PAKISTAN: Women’s Day-despite enactment of progressive laws there is persistent regression of women’s right

8th March is celebrated across the world as the international women’s day, yet many women in Pakistan remain oblivious to the significance of this day. In 2014, the World Economic Forum ranked Pakistan as the second worst country in the world in gender equality. The report measured the size of gender inequality in 142 countries in areas of economic participation and opportunity (salaries, participation and highly-skilled employment), educational attainment (access to basic and higher levels of education), political empowerment (representation in decision-making structures), health and survival (life expectancy and sex ratio).Successive governments in Pakistan have tried to legislate women friendly laws and policies to encourage women’s participation in governance, and socio-economic development of the country. Emancipating women from the clutches of male dominance and gender subordination is an uphill task in a society where chauvinism and patriarchy rules supreme. Though the urban women have gained a strong hold at the work place and amongst their male counterparts their sisters living in the rural areas have not been so lucky. Though women in Pakistan in general are gaining ground in all spheres of national development, yet sadly a majority of women in Pakistan continue to live a life subjugated by the dictates of culture and rigid interpretation of Islam. The situation is further complicated by the orthodox clergy and the obscurantist mindset of the masses that perpetuates and endorses violence against women and supports their subordination in the name of religion.

Right to Educate

Official statistics released by the Federal Education Ministry of Pakistan give a desperate picture of education for all, especially for girls. The overall literacy rate is 46 per cent, of which only 26 per cent girls are literate. Independent sources and educational experts, however, are skeptical. They place the overall literacy rate at 26 per cent and the rate for girls and women at 12 per cent, contending that the higher figures include people who can handle little more than a signature. There are 163,000 primary schools in Pakistan, of which merely 40,000 cater to girls. The situation is the most critical in rural areas of Khyber Pakhtunkhuwa and Baluchistan, where the female literacy rate stands between 3 per cent and 8 per cent. Primary completion rate for female is 66% for male it is 77% according to World Bank report. In Pakistan investing in educating a daughter is considered akin to watering the neighbors’ tree, as per the eastern traditions women are confined to limited roles she plays inside the home thereby wasting the resources used to educate her. The stringent rules that pertain to the gender roles makes it difficult for the women to break the glass ceiling that hinders them from taking up nontraditional professions.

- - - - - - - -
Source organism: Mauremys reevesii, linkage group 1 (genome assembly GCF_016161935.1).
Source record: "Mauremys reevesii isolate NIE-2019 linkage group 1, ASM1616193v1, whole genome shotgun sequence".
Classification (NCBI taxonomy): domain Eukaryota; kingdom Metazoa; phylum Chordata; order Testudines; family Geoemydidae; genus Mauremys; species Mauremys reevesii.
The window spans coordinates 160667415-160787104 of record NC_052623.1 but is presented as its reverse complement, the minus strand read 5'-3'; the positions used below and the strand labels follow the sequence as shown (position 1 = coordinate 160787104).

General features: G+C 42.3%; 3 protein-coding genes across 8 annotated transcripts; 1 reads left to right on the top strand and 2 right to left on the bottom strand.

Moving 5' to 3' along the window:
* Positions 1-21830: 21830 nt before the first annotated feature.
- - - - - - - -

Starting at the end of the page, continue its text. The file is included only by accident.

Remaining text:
Right to equal employment and workplace harassment

The economic subjugation of women is never a matter of concern for the NGO or Government working for the cause of women, even though financial security is the first step towards emancipation of the fairer sex. The female participation in the formal workplace is adjusted to be 297 female to 1000 male according to the World Bank report of 2013, the dismaying statistics brings to a naught the tall claims of the government that women are increasingly becoming economically empowered.

Unemployment among women in urban areas is 21 per cent compared to men’s seven per cent according to federal bureau of statistics report 2013-2014. Women of Pakistan are mostly employed in informal business such as home based small industries like embroidery, stitching, artificial jewellery, garments, pottery, etc. These workers are not legally recognized as workers and have no social security or minimum wage benefits. many women in the rural area are employed in labor intensive work like kiln, agriculture and cultivation, domestic help etc. such women are paid half the amount paid to men for the same work, in addition wide income gap unskilled women worker are prone to sexual exploitation and rape.

The skilled women working outside their home are also not safe from work place harassment; many working women suffer the sexual exploitation from their bosses and colleague and had no avenue to voice their complaint. The PPP led government took the initiative and passed The Protection against Harassment of Women Act (2010). The law requires organizations to set up investigative committees in case of a sexual harassment complaint. However, most employees are not aware of this critical information. Out of fear of the lasting stigma, HR departments will deter women from filing a complaint or reassign the case endlessly.

Societal discrimination

The cultural norms of the society favor a male child over female; in an agrarian economy the economy necessitates a male lineage to perpetuate retention of the family property within the family. The discrimination that girls face right from their birth is evident from the customary jubilation that ensues after the birth of a son while the birth of a girl is considered a burden on the family. As she grows into a woman she continues to face hurdles in her path to access education, right in inheritance, and right to marry of her free will. Women and girls are relegated to the status of a second class citizen who are denied their basic human right, no government or citizenry feels it their responsibility to uplift the status of their mothers, daughters, sisters in the society. The women in Pakistan will continue to suffer in silence until the general attitude of society changes for the better for 51% of its population.